Kentucky women beat Gonzaga 79-62 to reach Elite 8By JIMMY GOLEN, AP Sports Writer Sunday, Mar 25, 2012
It just needed a quick strike from long range.
Keyla Snowden made five 3-pointers, coming back off the bench to hit a pair that squelched Gonzaga’s last charge on Sunday as Kentucky won 79-62 to advance to the Kingston Regional final of the women’s NCAA tournament.
“Keyla has been playing with a sense of purpose that you like to see a senior playing with,” Wildcats coach Matthew Mitchell said. “She’s a really talented shooter, but she has been competing at both ends of the floor like a person on a mission who wants to get to the Final Four.”
Snowden scored 17 points, going 5 of 9 from 3-point range, and Samarie Walker scored 16 with 12 rebounds for No. 2 seed Kentucky, which plays top-seeded Connecticut on Tuesday for a spot in the Final Four in Denver. UConn beat Penn State 77-59 earlier in the day.
It’s the second trip to the regional finals for Kentucky (28-6) in three years.
“I was just glad that I could be the spark for my team,” said Snowden, who was 2 for 8 from the floor in the first half after going 1 for 6 from 3-point range in the second round against Wisconsin-Green Bay. “Just seeing one fall, I knew that the rest would.”
Kayla Standish had 25 points, Kelly Bowen scored 11 with nine rebounds and Katelan Redmon had 10 and seven for No. 11 seed Gonzaga (28-6). The Bulldogs had beaten Rutgers and Miami to reach the round of 16 for the third consecutive year.
“I’m proud of this basketball team,” Gonzaga coach Kelly Graves said. “Before the season we didn’t know who we were or what we’d be. We’re pretty good.”
Snowden hit a 3-pointer to give the Wildcats a 58-37 lead with 14 minutes to play. But on Kentucky’s next possession she turned over the ball, and Mitchell worried that the energy she was expending on defense might be hurting her at the other end.
Snowden went to the bench, and she rested for most of the next 4 minutes as the Bulldogs scored 14 out of 15 points to cut the deficit to eight.
Graves reminded his team that Kentucky blew a 17-point lead in the second round against Green Bay.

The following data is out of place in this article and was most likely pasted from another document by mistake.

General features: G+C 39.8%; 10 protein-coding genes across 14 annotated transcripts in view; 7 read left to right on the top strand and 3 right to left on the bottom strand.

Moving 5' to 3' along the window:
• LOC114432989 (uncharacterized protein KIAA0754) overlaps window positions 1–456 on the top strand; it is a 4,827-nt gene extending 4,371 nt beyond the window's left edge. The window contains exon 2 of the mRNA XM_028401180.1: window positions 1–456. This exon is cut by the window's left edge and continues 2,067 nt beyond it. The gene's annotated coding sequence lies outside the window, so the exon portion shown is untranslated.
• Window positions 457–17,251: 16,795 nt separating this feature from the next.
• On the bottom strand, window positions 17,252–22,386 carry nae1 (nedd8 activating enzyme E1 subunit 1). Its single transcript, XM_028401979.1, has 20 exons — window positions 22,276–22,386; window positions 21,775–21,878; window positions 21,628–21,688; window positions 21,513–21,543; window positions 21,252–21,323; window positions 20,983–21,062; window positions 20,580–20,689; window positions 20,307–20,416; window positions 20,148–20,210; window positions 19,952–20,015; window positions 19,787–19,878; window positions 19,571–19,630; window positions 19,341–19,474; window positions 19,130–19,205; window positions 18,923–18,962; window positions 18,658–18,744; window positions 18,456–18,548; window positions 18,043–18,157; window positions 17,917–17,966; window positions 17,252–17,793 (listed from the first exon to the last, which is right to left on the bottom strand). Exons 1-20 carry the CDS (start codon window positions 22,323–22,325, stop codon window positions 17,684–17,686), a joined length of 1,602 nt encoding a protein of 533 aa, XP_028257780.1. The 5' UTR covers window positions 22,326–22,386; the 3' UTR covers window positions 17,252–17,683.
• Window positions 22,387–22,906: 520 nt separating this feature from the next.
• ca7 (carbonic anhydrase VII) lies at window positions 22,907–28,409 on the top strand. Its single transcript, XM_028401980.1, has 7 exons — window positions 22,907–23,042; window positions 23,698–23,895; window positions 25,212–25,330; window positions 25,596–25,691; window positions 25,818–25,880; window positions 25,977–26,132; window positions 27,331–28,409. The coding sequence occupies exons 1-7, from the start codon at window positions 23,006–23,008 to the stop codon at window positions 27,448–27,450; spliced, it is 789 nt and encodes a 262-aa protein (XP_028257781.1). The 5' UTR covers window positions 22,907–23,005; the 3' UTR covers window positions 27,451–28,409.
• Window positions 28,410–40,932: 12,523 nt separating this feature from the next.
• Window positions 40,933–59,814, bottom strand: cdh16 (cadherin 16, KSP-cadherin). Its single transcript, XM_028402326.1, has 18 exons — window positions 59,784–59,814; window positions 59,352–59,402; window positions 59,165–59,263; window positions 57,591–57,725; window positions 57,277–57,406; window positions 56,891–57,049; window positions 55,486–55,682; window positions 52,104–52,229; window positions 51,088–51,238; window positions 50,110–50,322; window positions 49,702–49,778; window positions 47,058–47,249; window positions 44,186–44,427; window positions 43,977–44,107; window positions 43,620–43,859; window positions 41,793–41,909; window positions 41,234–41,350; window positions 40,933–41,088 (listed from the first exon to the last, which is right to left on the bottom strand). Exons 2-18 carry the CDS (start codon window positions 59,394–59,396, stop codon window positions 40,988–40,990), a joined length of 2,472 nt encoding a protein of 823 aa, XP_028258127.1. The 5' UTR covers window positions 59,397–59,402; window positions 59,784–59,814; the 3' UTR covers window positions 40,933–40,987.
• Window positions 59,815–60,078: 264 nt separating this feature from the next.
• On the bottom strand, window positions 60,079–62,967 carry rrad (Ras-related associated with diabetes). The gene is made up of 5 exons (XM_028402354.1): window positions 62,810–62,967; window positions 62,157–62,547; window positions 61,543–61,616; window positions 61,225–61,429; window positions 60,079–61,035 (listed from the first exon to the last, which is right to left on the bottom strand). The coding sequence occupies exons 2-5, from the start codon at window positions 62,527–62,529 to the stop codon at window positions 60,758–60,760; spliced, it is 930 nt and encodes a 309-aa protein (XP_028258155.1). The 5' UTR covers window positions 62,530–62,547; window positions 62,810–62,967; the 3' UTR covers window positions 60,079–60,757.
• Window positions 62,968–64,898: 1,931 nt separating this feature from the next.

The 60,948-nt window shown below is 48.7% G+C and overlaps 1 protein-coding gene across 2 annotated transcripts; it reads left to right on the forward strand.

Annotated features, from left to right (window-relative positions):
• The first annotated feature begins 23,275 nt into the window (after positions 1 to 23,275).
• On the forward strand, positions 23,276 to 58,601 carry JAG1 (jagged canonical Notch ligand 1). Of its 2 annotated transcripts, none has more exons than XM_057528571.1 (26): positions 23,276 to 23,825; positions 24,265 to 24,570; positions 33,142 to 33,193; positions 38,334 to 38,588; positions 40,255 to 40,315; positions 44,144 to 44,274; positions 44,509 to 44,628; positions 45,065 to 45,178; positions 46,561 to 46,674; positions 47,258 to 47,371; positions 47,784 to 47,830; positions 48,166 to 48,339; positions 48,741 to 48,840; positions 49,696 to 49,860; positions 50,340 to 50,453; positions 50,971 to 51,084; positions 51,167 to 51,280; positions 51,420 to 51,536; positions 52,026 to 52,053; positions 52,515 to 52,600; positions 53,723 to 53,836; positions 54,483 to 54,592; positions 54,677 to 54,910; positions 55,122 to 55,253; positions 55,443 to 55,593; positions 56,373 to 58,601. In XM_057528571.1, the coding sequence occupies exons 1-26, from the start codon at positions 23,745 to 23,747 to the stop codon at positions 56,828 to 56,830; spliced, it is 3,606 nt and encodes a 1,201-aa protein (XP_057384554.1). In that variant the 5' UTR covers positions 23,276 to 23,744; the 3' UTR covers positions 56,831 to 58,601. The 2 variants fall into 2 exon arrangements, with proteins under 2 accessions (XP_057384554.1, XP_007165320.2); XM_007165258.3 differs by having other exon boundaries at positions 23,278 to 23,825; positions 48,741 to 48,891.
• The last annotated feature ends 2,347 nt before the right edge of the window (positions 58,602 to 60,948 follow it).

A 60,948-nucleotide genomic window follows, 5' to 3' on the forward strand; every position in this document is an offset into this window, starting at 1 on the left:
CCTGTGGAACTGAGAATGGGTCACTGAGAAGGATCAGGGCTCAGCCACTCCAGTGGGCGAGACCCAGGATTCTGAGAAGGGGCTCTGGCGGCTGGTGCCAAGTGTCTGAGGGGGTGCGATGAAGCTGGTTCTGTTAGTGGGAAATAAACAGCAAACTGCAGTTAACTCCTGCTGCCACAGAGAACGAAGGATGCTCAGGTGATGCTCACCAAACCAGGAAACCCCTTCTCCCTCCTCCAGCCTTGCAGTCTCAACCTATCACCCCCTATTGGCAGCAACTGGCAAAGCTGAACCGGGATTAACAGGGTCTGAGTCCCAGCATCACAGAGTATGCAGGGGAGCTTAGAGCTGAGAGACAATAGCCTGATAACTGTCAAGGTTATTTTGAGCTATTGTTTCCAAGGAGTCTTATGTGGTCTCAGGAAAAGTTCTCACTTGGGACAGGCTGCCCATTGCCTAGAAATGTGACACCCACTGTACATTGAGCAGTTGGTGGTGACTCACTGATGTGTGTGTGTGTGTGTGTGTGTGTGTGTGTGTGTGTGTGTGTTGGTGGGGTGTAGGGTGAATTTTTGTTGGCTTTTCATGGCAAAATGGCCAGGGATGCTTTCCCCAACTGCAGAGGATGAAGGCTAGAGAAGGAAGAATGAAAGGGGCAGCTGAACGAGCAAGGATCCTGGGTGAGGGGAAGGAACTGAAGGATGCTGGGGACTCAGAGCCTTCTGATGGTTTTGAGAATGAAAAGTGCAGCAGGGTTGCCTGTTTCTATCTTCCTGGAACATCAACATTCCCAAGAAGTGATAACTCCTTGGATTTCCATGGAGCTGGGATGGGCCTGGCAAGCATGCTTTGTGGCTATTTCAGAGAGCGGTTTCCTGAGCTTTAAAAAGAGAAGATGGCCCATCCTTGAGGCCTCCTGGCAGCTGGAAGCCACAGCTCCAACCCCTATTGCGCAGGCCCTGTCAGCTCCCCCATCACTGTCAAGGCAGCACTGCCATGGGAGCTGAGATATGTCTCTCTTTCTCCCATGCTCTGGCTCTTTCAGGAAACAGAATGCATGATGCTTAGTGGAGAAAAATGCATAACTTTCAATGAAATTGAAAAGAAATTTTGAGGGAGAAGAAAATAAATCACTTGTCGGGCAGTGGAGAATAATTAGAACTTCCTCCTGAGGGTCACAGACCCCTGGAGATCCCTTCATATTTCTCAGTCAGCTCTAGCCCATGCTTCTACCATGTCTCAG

“We brought that up. We used anything we could to motivate us,” Graves said. “We just wanted to cut into, cut into, cut into it. We had the chance down eight at the free throw line and we unfortunately didn’t convert those. We got a stop, then we had another chance to cut it to six and it didn’t happen. … We just came up short.”
Three times Gonzaga had the ball with a chance to further trim the deficit and couldn’t do so. And when Snowden came back into the game, she was ready.
One 3-pointer made it an 11-point game. Another extended the lead to 14. She added a 2-pointer with 3:09 left to give the Wildcats a 19-point lead, and by that time it was over.
“It was a tough run to absorb,” Mitchell said. “I was prepared to go the distance. I was prepared to grind it out and win by one if we had to. I thought we were OK. It wasn’t the greatest; I wish we hadn’t lost the lead. But it all worked out.”
What had been a decent crowd for the early game between local favorite Connecticut and Penn State dwindled to just a few hundred when Kentucky took a 43-28 lead into the half. And just a few hundred fans remained when the Wildcats band played “My Old Kentucky Home” after the final buzzer.
Kentucky led the entire game to move within one win of placing both its men’s and women’s teams in the Final Four. A’dia Mathies, the Southeastern Conference Player of the Year, went 3 for 4 from 3-point range and added seven assists. Kastine Evans grabbed 10 rebounds for the Wildcats and Bria Goss had 10 points.
The Zags’ trip to Rhode Island won’t go to waste: The players—none of whom had ever been to the state—said they planned to dip their toes in the Atlantic Ocean before heading home.